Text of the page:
Q: I’ve always thought that the terms “malaprop” and “malapropism” come from a character in a Sheridan play. But I recently heard that they predate the play and come from a French expression. Which is right?
A: The terms “malaprop” and “malapropism” refer to the unintentionally comic misuse of a word, especially by confusing it with a similar-sounding one. An example might be President Bush’s remark at a bill-signing in 2002 about “weapons of mass production.”
The nouns “malaprop” and “malapropism” were indeed inspired by Mrs. Malaprop, a character in “The Rivals,” a 1775 play by Richard Brinsley Sheridan, according to the Oxford English Dictionary. And they did not predate Sheridan’s play.
In fact, the earliest OED citation for “malaprop” is from 1823, 48 years after the play appeared. The earliest citation for “malapropism” (in Charlotte Bronte’s novel Shirley) is from 1849, 74 years after the play.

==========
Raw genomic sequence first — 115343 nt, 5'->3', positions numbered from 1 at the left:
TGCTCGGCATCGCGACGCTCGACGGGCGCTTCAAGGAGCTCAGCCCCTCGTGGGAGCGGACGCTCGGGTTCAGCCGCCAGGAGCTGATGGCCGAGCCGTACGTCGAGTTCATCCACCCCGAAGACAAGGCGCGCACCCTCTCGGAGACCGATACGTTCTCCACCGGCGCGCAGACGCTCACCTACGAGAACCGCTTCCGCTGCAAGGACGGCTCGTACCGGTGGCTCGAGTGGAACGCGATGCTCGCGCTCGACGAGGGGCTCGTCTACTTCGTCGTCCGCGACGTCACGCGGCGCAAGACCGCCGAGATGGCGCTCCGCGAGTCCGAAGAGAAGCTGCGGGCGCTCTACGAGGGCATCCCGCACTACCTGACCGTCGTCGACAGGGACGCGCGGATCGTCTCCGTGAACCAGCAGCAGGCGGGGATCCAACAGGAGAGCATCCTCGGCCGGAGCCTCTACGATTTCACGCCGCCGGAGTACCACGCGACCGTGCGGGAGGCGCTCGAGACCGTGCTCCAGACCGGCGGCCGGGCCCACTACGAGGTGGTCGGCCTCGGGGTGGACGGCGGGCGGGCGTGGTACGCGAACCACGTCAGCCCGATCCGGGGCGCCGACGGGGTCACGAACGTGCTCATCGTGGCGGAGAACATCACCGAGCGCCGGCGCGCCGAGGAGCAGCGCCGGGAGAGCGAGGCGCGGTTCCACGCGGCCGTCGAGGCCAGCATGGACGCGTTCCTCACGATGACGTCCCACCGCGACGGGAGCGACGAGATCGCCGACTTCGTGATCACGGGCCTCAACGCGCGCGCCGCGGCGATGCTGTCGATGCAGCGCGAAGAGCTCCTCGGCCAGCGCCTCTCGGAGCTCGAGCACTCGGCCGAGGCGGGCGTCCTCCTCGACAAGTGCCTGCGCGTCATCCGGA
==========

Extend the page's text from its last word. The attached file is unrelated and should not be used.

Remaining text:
Of course Sheridan’s name for the character was obviously suggested by the adverb “malapropos,” which has been part of the English lexicon since at least 1668. But “malapropos” merely means in an inappropriate or inopportune manner, and doesn’t suggest a misuse of words. It comes from the French phrase “mal á propos,” which means much the same as the English version.
I can’t conclude this without mentioning what many people consider the pinnacle of Mrs. Malaprop’s malapropisms: “He is the very pineapple of politeness.”